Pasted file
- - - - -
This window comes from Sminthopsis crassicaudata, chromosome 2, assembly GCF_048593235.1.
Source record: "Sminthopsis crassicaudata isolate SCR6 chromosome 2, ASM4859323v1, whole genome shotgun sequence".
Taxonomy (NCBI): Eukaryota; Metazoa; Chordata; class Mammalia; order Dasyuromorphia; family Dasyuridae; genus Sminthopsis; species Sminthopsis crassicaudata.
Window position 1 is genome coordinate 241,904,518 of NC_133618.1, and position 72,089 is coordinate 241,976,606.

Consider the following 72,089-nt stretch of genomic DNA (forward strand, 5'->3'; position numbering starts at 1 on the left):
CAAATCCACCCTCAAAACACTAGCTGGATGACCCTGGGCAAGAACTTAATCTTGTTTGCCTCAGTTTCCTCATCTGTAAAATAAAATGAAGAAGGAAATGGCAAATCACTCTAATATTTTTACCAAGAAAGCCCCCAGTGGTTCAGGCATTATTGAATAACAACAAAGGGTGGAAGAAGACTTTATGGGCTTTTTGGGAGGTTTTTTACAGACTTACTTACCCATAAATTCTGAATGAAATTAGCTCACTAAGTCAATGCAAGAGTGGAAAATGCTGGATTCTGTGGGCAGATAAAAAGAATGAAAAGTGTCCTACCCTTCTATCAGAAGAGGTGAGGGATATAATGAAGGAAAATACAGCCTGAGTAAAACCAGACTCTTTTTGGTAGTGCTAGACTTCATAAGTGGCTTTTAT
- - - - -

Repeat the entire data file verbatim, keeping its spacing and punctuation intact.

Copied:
This window comes from Sminthopsis crassicaudata, chromosome 2, assembly GCF_048593235.1.
Source record: "Sminthopsis crassicaudata isolate SCR6 chromosome 2, ASM4859323v1, whole genome shotgun sequence".
Taxonomy (NCBI): Eukaryota; Metazoa; Chordata; class Mammalia; order Dasyuromorphia; family Dasyuridae; genus Sminthopsis; species Sminthopsis crassicaudata.
Window position 1 is genome coordinate 241,904,518 of NC_133618.1, and position 72,089 is coordinate 241,976,606.

Consider the following 72,089-nt stretch of genomic DNA (forward strand, 5'->3'; position numbering starts at 1 on the left):
CAAATCCACCCTCAAAACACTAGCTGGATGACCCTGGGCAAGAACTTAATCTTGTTTGCCTCAGTTTCCTCATCTGTAAAATAAAATGAAGAAGGAAATGGCAAATCACTCTAATATTTTTACCAAGAAAGCCCCCAGTGGTTCAGGCATTATTGAATAACAACAAAGGGTGGAAGAAGACTTTATGGGCTTTTTGGGAGGTTTTTTACAGACTTACTTACCCATAAATTCTGAATGAAATTAGCTCACTAAGTCAATGCAAGAGTGGAAAATGCTGGATTCTGTGGGCAGATAAAAAGAATGAAAAGTGTCCTACCCTTCTATCAGAAGAGGTGAGGGATATAATGAAGGAAAATACAGCCTGAGTAAAACCAGACTCTTTTTGGTAGTGCTAGACTTCATAAGTGGCTTTTAT